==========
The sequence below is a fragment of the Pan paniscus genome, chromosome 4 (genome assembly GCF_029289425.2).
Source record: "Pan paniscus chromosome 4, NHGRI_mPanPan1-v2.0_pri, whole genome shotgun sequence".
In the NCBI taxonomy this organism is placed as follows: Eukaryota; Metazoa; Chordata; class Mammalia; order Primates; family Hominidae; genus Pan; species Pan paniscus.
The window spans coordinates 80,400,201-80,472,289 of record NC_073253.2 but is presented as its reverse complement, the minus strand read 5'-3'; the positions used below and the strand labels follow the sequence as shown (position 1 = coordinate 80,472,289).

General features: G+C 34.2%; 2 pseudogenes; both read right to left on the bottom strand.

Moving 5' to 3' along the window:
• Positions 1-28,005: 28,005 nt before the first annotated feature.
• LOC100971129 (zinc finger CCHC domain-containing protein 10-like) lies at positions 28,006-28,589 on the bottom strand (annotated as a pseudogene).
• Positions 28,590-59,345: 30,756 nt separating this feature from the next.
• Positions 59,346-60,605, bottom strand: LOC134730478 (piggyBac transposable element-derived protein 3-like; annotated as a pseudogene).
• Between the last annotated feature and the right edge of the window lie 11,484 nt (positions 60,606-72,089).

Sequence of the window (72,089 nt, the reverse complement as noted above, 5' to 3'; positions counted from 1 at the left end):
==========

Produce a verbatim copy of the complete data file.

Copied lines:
The sequence below is a fragment of the Pan paniscus genome, chromosome 4 (genome assembly GCF_029289425.2).
Source record: "Pan paniscus chromosome 4, NHGRI_mPanPan1-v2.0_pri, whole genome shotgun sequence".
In the NCBI taxonomy this organism is placed as follows: Eukaryota; Metazoa; Chordata; class Mammalia; order Primates; family Hominidae; genus Pan; species Pan paniscus.
The window spans coordinates 80,400,201-80,472,289 of record NC_073253.2 but is presented as its reverse complement, the minus strand read 5'-3'; the positions used below and the strand labels follow the sequence as shown (position 1 = coordinate 80,472,289).

General features: G+C 34.2%; 2 pseudogenes; both read right to left on the bottom strand.

Moving 5' to 3' along the window:
• Positions 1-28,005: 28,005 nt before the first annotated feature.
• LOC100971129 (zinc finger CCHC domain-containing protein 10-like) lies at positions 28,006-28,589 on the bottom strand (annotated as a pseudogene).
• Positions 28,590-59,345: 30,756 nt separating this feature from the next.
• Positions 59,346-60,605, bottom strand: LOC134730478 (piggyBac transposable element-derived protein 3-like; annotated as a pseudogene).
• Between the last annotated feature and the right edge of the window lie 11,484 nt (positions 60,606-72,089).

Sequence of the window (72,089 nt, the reverse complement as noted above, 5' to 3'; positions counted from 1 at the left end):